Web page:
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Matched by Ally Condie


by Ally Condie

Other authors: See the other authors section.

Series: Matched (1)

MembersReviewsPopularityAverage ratingMentions
4,5004781,080 (3.79)229
  1. 420
    The Hunger Games by Suzanne Collins (Aerrin99)
    Aerrin99: Both books feature central heroines living in dystopian worlds that aren't quite what they seem. They each have an engaging romance and a story that digs behind the curtain of the society their characters live in.
  2. 230
    The Giver by Lois Lowry (Ynaffit27, Trojanprincess)
    Trojanprincess: The two worlds seem similar in the way that every aspect of their livee are controlled.
  3. 180
    Uglies by Scott Westerfeld (kqueue)
    kqueue: Another story about a 'perfect' society that is deeply flawed once you look beneath the surface. Both feature strong heroines who fight against the powers in control, and both have themes of independence and free will.
  4. 120
    Delirium by Lauren Oliver (foggidawn, simonie, jfoster_sf)
    simonie: une autre dystopie
    jfoster_sf: Both are powerful love stories that take place in a future where the government controls their lives. If you love Matched you will love Delirium=)
  5. 121
    Fahrenheit 451 by Ray Bradbury (MzzArts)
  6. 100
    The City of Ember by Jeanne DuPrau (beckylynn)
  7. 80
    Wither by Lauren DeStefano (dizzyweasel)
    dizzyweasel: Dystopian novel about government control and arranged marriages.
  8. 51
    Nineteen Eighty-Four by George Orwell (Kostyusha)
  9. 10
    Possession by Elana Johnson (Anonymous user)
  10. 21
    Brave New World by Aldous Huxley (Phantasma)
    Phantasma: Similar imagined world with similar outsider view changing the opinions of some insiders.
  11. 00
    For Darkness Shows The Stars by Diana Peterfreund (coxy132)
    coxy132: Both have dystopian romance between groups that are not supposed to fall in love
  12. 00
    The Selection by Kiera Cass (Aleana)
  13. 00
    Nine Tomorrows by Isaac Asimov (Phantasma)
    Phantasma: Many of the short stories in this Asimov collection have similar ideas to the ones mentioned in Matched, such as matching a person's abilities and personality to their job and then giving them instruction in only that job. Most of the stories in the Asimov collection are distopian futures based on technology. And, for something originally written in the 50s... still quite plausible.… (more)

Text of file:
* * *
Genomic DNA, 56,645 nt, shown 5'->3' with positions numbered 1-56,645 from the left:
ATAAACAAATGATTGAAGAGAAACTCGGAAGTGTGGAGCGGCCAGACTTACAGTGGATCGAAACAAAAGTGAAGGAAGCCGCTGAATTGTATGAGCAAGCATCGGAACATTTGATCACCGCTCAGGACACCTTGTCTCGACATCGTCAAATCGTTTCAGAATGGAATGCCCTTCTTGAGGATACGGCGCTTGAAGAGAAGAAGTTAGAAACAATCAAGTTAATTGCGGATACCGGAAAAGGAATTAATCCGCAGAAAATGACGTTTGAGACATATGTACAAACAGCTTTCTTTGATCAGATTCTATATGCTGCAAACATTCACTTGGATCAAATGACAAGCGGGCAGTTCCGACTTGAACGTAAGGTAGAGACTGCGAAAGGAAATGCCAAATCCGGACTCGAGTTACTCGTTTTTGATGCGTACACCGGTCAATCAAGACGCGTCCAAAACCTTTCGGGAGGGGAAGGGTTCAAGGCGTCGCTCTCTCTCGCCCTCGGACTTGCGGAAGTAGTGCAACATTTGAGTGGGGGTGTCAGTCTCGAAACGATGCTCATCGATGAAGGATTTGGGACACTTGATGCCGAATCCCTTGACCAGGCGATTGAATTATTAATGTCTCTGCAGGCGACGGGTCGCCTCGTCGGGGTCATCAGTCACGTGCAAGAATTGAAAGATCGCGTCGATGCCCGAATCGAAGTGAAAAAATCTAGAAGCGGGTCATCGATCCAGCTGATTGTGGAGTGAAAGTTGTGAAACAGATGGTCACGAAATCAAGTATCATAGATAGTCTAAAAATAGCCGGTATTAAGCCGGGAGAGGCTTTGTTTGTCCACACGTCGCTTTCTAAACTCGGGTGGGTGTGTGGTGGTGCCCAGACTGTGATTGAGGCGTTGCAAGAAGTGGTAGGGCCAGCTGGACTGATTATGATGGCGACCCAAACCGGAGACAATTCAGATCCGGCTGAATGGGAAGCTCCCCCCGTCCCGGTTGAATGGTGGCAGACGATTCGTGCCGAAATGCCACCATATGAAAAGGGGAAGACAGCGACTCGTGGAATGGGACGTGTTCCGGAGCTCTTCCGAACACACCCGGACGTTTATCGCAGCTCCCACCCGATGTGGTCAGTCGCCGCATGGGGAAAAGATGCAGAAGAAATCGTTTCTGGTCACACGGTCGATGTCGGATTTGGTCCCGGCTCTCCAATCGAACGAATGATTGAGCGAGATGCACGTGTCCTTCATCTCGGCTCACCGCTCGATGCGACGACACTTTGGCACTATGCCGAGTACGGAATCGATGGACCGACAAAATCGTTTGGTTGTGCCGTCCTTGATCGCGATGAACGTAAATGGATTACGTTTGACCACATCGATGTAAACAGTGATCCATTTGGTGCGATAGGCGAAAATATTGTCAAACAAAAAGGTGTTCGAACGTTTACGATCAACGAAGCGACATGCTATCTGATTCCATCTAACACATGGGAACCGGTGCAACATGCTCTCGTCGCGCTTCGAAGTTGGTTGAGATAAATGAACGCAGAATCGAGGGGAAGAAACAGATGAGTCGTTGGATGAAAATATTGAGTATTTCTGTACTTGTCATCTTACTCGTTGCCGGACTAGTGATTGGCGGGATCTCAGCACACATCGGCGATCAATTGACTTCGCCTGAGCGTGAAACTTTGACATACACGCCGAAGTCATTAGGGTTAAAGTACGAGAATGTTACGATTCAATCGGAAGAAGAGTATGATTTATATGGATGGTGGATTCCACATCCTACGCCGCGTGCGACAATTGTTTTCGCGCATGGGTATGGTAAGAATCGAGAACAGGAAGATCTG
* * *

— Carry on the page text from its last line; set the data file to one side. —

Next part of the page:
14. 00
    Die Verratenen by Ursula Poznanski (Moongirl)
    Moongirl: Ebenfalls eine Distopie, welche in der Zukunft spielt.
  15. 12
    Girl Parts by John M. Cusick (meggyweg)
  16. 01
    Looking Backward: 2000-1887 by Edward Bellamy (Phantasma)
    Phantasma: A Utopian novel with a similar world-view and premise.
  17. 810
    The Host by Stephenie Meyer (alesi1)
    alesi1: It looks like a perfect world, but is it really?

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» See also 229 mentions

English (477)  German (6)  Dutch (1)  Spanish (1)  Italian (1)  All languages (486)
Showing 1-5 of 477 (next | show all)
When I first heard about this book, I was immediately drawn to it because of its awesome cover. Then I heard all of the raving reviews for this and knew that I had to read it sooner or later. Then Reached came out and I realized that I needed to buckle down and finally start this series.

So I did.

And um, I'm kind of mixed about Matched. There were things I liked, but things that I didn't. It's hard to explain so I've been putting this review off, because I wasn't sure how to convey what I what I felt.

The Good:

I really like the world that Ally Condie created. The Society is a place where Officials governs and dictates everything from what you eat, where you work, who you’ll be married with, and when you’ll die. From the outside looking in, it seems restrictive and scary. To those who are in the place, it seems ideal. No one gets sick, you know when you’ll die, and for the most part, everyone is happy.

Only, it seems like there are people who are frustrated and annoyed with the Society, but they remain silent, because if you cross the Society then you put yourself and your family at risk.

From this, you know that the Society isn’t as great a place as it originally seemed. Plus this is a YA novel, a dystopian at that, so you know that the Society will be shady and that the main characters will try to take it down. In any case, I did like hearing about the Society.

I did like all the poetry that

The Okay